Social media requires fresh content on a regular basis, preferably daily, but a minimum of three times per week will do to start. Whether you hire an outside agency or do it yourself, there is a cost to maintaining your social content. Shortcut anyone?

Here are a few ideas:

  • Share an old post that is relevant again—people love a throwback.

  • Better yet, share an old visual with new text!

  • Turn a blog post into snackable social media posts.

  • Trim a video or webinar and post a snippet on social media; post the full-length video on YouTube, Vimeo, or your website.

  • Create one-message graphics using a tool (e.g., Canva or Adobe Express) to highlight an important reminder or surprising fact.

  • Share key takeaways, slides, and photos after holding webinars and events.


Set Social Media Goals and Measure Performance

To determine how you’re doing in your social media efforts, you’ll need some sort of measurement. That way, you can see what’s working (and what isn’t) and adjust your strategy if necessary.

Focus on the most important metrics, then tackle them one social media channel at a time. These include:

  • Impressions, or the total number of times your social content was seen, which includes multiple views from individual viewers

  • Engagement rate, or the average number of interactions your social media content receives per follow

Profile growth and followers are often over-hyped metrics that will happen with time and should not be overly analyzed when it comes to the progress of your firm’s social accounts.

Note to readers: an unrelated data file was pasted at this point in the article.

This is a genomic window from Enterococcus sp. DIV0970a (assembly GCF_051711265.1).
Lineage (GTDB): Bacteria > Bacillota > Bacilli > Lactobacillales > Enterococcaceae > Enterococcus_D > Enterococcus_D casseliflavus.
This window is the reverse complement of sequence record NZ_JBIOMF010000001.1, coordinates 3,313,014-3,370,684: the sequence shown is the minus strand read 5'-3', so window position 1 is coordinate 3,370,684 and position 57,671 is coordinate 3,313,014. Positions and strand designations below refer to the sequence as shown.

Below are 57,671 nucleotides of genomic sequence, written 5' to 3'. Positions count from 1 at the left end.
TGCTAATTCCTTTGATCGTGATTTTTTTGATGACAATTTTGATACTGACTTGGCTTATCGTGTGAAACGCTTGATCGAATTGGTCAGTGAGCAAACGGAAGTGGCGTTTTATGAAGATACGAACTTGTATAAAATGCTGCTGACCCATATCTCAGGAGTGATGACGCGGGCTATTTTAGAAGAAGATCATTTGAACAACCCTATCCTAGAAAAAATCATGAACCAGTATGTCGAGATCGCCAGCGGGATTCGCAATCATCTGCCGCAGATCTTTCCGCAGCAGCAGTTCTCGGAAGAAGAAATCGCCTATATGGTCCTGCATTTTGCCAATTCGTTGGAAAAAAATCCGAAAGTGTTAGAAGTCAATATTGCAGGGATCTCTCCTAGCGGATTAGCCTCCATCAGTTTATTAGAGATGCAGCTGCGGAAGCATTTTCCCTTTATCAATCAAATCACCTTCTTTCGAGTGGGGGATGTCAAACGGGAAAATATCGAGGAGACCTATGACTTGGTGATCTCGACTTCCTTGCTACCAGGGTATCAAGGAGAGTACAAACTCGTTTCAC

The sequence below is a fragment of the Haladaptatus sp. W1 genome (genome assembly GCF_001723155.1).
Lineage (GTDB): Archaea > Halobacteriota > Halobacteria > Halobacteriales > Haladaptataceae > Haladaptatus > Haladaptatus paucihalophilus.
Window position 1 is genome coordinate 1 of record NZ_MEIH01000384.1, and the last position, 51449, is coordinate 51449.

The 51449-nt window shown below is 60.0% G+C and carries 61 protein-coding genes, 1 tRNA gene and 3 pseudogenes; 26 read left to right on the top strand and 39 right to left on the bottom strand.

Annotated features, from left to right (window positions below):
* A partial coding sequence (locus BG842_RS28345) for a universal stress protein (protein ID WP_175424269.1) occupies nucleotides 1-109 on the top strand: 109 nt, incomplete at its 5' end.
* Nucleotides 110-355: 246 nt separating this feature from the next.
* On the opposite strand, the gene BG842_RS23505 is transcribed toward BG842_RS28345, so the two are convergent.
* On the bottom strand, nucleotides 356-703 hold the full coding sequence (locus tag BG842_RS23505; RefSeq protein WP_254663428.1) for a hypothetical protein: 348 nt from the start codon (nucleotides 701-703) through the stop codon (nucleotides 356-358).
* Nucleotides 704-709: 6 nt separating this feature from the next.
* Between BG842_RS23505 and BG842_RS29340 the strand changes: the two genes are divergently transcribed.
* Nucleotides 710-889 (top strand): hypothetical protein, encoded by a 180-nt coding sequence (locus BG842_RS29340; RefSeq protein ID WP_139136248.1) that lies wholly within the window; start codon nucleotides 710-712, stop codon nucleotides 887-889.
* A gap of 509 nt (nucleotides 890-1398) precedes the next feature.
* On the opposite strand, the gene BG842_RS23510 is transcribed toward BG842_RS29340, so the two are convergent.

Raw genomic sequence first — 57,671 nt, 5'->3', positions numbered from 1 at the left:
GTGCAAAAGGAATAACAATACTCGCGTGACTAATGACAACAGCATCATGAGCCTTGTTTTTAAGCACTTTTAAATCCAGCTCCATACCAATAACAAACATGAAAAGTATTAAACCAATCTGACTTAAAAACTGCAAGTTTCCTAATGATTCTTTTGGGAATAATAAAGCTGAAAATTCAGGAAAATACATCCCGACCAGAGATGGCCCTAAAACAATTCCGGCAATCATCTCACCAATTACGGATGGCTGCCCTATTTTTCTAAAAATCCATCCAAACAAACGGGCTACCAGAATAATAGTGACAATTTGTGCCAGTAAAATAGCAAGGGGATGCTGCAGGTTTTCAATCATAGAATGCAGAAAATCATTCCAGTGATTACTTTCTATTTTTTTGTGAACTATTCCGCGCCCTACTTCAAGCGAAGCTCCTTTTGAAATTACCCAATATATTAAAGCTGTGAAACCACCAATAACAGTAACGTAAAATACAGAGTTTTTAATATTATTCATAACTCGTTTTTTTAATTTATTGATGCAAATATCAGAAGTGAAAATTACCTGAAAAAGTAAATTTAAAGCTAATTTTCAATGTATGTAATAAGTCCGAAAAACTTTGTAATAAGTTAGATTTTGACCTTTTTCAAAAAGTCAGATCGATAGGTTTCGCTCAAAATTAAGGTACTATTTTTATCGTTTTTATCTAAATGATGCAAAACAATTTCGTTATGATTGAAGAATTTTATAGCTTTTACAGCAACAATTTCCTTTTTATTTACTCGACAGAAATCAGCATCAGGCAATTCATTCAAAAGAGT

Your long-term goals may (and should) be a combination of all of these. You can use reporting metrics within individual platforms (e.g., LinkedIn, Twitter, Instagram, and X) for information about individual post performances, audience, engagement rates, shares, and more.

Is Your Social Media Content Ready for an Upgrade?

Whether you’re looking for a social media refresh or you’re experimenting with a new approach, following these social media best practices can help increase your confidence and your audience.

Looking for complete marketing support? Learn how we can help you build your brand and grow your practice.

Please consult your member firm’s policies and obtain prior approval for any sales ideas or marketing materials you would like to use with clients.

Editor’s note: This article was originally published in September 2021, but we’ve updated it to bring you more relevant and timely information.

Source link

Related Articles


Please enter your comment!
Please enter your name here

Stay Connected


Latest Articles